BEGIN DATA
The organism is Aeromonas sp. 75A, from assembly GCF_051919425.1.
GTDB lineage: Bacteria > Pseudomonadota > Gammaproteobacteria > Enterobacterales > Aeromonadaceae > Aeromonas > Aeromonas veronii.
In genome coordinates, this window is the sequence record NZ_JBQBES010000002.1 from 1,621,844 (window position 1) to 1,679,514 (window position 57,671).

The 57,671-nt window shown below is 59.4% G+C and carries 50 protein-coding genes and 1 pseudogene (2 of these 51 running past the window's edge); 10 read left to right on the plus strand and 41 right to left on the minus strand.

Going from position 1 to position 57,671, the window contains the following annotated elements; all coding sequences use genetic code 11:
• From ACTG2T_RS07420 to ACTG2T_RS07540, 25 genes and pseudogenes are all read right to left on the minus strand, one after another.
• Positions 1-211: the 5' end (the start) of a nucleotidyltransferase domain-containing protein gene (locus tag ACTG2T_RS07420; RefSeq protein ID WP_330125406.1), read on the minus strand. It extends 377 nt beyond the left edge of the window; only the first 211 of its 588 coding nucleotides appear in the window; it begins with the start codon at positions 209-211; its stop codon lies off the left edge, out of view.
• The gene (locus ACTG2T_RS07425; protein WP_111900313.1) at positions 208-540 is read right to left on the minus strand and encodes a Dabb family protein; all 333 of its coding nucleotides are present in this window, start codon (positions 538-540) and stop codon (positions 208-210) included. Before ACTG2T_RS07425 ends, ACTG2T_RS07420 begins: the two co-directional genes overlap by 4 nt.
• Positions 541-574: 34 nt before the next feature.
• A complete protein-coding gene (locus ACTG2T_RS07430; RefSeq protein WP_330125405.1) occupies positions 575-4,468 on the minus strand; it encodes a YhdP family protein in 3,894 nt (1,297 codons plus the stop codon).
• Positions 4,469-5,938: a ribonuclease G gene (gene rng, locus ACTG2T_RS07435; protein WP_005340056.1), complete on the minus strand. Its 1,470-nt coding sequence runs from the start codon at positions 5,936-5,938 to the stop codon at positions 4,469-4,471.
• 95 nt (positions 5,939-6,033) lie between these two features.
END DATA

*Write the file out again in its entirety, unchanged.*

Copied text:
The organism is Aeromonas sp. 75A, from assembly GCF_051919425.1.
GTDB lineage: Bacteria > Pseudomonadota > Gammaproteobacteria > Enterobacterales > Aeromonadaceae > Aeromonas > Aeromonas veronii.
In genome coordinates, this window is the sequence record NZ_JBQBES010000002.1 from 1,621,844 (window position 1) to 1,679,514 (window position 57,671).

The 57,671-nt window shown below is 59.4% G+C and carries 50 protein-coding genes and 1 pseudogene (2 of these 51 running past the window's edge); 10 read left to right on the plus strand and 41 right to left on the minus strand.

Going from position 1 to position 57,671, the window contains the following annotated elements; all coding sequences use genetic code 11:
• From ACTG2T_RS07420 to ACTG2T_RS07540, 25 genes and pseudogenes are all read right to left on the minus strand, one after another.
• Positions 1-211: the 5' end (the start) of a nucleotidyltransferase domain-containing protein gene (locus tag ACTG2T_RS07420; RefSeq protein ID WP_330125406.1), read on the minus strand. It extends 377 nt beyond the left edge of the window; only the first 211 of its 588 coding nucleotides appear in the window; it begins with the start codon at positions 209-211; its stop codon lies off the left edge, out of view.
• The gene (locus ACTG2T_RS07425; protein WP_111900313.1) at positions 208-540 is read right to left on the minus strand and encodes a Dabb family protein; all 333 of its coding nucleotides are present in this window, start codon (positions 538-540) and stop codon (positions 208-210) included. Before ACTG2T_RS07425 ends, ACTG2T_RS07420 begins: the two co-directional genes overlap by 4 nt.
• Positions 541-574: 34 nt before the next feature.
• A complete protein-coding gene (locus ACTG2T_RS07430; RefSeq protein WP_330125405.1) occupies positions 575-4,468 on the minus strand; it encodes a YhdP family protein in 3,894 nt (1,297 codons plus the stop codon).
• Positions 4,469-5,938: a ribonuclease G gene (gene rng, locus ACTG2T_RS07435; protein WP_005340056.1), complete on the minus strand. Its 1,470-nt coding sequence runs from the start codon at positions 5,936-5,938 to the stop codon at positions 4,469-4,471.
• 95 nt (positions 5,939-6,033) lie between these two features.